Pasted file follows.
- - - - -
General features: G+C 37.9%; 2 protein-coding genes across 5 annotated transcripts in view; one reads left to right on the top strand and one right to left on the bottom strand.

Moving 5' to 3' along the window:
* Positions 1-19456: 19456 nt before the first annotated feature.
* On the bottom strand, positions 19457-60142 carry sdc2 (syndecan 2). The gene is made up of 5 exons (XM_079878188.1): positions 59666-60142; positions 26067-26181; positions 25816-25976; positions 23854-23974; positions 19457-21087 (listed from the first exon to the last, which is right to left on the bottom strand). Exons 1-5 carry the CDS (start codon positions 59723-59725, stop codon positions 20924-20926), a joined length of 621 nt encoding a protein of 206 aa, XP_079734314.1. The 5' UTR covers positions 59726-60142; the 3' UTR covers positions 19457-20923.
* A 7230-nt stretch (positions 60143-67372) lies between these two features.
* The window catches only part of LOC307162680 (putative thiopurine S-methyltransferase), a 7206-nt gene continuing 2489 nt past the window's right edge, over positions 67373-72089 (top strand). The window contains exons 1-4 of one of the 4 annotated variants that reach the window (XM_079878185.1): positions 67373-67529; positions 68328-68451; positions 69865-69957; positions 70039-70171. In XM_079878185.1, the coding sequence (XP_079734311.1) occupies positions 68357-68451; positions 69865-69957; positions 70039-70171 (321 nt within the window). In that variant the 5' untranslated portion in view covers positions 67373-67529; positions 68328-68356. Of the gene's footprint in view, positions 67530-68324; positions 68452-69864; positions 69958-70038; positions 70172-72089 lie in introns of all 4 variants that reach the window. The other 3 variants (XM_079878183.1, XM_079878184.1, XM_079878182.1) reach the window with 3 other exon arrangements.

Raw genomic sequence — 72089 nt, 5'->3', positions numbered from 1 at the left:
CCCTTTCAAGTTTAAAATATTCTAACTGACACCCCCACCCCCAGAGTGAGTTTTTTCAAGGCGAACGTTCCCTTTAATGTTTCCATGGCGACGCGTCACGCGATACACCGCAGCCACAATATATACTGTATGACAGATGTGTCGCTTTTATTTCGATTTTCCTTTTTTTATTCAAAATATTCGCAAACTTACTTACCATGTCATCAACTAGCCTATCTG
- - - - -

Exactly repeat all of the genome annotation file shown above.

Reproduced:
General features: G+C 37.9%; 2 protein-coding genes across 5 annotated transcripts in view; one reads left to right on the top strand and one right to left on the bottom strand.

Moving 5' to 3' along the window:
* Positions 1-19456: 19456 nt before the first annotated feature.
* On the bottom strand, positions 19457-60142 carry sdc2 (syndecan 2). The gene is made up of 5 exons (XM_079878188.1): positions 59666-60142; positions 26067-26181; positions 25816-25976; positions 23854-23974; positions 19457-21087 (listed from the first exon to the last, which is right to left on the bottom strand). Exons 1-5 carry the CDS (start codon positions 59723-59725, stop codon positions 20924-20926), a joined length of 621 nt encoding a protein of 206 aa, XP_079734314.1. The 5' UTR covers positions 59726-60142; the 3' UTR covers positions 19457-20923.
* A 7230-nt stretch (positions 60143-67372) lies between these two features.
* The window catches only part of LOC307162680 (putative thiopurine S-methyltransferase), a 7206-nt gene continuing 2489 nt past the window's right edge, over positions 67373-72089 (top strand). The window contains exons 1-4 of one of the 4 annotated variants that reach the window (XM_079878185.1): positions 67373-67529; positions 68328-68451; positions 69865-69957; positions 70039-70171. In XM_079878185.1, the coding sequence (XP_079734311.1) occupies positions 68357-68451; positions 69865-69957; positions 70039-70171 (321 nt within the window). In that variant the 5' untranslated portion in view covers positions 67373-67529; positions 68328-68356. Of the gene's footprint in view, positions 67530-68324; positions 68452-69864; positions 69958-70038; positions 70172-72089 lie in introns of all 4 variants that reach the window. The other 3 variants (XM_079878183.1, XM_079878184.1, XM_079878182.1) reach the window with 3 other exon arrangements.

Raw genomic sequence — 72089 nt, 5'->3', positions numbered from 1 at the left:
CCCTTTCAAGTTTAAAATATTCTAACTGACACCCCCACCCCCAGAGTGAGTTTTTTCAAGGCGAACGTTCCCTTTAATGTTTCCATGGCGACGCGTCACGCGATACACCGCAGCCACAATATATACTGTATGACAGATGTGTCGCTTTTATTTCGATTTTCCTTTTTTTATTCAAAATATTCGCAAACTTACTTACCATGTCATCAACTAGCCTATCTG